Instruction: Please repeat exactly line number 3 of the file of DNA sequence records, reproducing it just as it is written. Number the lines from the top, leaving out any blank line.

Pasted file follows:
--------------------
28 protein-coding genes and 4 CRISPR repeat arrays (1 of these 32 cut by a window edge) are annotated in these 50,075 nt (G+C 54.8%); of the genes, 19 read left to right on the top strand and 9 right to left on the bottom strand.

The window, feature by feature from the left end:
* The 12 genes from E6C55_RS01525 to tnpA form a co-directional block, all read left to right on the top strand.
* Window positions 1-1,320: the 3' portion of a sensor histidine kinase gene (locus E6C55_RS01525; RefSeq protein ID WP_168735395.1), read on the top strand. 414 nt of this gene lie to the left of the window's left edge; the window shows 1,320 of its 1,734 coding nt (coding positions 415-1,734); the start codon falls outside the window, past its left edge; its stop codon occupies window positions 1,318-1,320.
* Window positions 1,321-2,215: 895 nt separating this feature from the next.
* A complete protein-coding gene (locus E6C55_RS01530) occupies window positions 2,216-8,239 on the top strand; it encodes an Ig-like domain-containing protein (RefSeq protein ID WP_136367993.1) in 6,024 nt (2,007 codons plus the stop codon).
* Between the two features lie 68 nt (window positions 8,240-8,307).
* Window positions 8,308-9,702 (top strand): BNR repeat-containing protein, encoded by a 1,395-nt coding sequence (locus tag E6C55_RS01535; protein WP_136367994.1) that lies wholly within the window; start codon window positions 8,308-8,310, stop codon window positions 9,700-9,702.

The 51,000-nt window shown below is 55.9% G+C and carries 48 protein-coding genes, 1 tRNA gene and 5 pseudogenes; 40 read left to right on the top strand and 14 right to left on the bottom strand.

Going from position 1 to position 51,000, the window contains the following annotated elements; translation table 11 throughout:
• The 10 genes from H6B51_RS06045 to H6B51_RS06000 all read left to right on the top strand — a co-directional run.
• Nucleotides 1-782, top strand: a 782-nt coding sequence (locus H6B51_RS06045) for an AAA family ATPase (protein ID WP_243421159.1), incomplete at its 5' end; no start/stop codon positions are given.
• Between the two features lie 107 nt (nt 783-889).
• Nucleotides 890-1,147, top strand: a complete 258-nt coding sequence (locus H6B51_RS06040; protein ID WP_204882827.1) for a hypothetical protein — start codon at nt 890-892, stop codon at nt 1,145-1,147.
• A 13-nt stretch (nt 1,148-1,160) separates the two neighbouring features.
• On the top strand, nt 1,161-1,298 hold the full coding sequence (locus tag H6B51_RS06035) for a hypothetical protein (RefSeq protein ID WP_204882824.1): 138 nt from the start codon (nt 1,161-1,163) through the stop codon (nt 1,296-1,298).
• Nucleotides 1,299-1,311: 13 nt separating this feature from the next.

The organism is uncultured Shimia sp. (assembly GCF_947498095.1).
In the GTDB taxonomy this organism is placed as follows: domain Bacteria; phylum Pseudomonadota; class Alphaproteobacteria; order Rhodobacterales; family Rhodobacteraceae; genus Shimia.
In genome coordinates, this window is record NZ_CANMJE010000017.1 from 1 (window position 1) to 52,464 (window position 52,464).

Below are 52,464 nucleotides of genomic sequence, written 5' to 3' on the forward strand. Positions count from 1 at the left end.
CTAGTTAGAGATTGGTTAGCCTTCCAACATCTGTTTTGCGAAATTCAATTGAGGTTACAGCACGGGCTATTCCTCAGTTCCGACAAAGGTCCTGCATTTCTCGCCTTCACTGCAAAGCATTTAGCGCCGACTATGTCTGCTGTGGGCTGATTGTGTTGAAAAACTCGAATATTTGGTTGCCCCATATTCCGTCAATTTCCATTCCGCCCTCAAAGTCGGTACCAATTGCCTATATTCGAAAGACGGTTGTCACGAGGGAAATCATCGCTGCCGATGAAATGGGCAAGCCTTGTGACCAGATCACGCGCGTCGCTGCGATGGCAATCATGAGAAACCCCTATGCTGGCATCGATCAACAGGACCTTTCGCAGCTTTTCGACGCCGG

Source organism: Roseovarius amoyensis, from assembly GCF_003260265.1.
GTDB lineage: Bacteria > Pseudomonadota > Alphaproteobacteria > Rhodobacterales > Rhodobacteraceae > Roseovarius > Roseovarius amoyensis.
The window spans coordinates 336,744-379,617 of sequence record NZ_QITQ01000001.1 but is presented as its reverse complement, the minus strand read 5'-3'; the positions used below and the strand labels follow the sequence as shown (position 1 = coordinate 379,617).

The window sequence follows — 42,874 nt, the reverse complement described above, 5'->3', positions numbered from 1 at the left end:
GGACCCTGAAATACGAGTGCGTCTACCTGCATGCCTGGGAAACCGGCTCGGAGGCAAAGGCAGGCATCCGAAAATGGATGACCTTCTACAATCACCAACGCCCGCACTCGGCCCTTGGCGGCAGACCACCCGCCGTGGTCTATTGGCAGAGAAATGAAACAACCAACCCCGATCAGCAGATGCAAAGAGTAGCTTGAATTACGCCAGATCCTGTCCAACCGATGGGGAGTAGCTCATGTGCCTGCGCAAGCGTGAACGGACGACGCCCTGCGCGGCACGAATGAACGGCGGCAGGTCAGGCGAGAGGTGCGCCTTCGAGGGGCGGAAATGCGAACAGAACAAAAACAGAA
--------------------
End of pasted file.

* The 12 genes from E6C55_RS01525 to tnpA form a co-directional block, all read left to right on the top strand.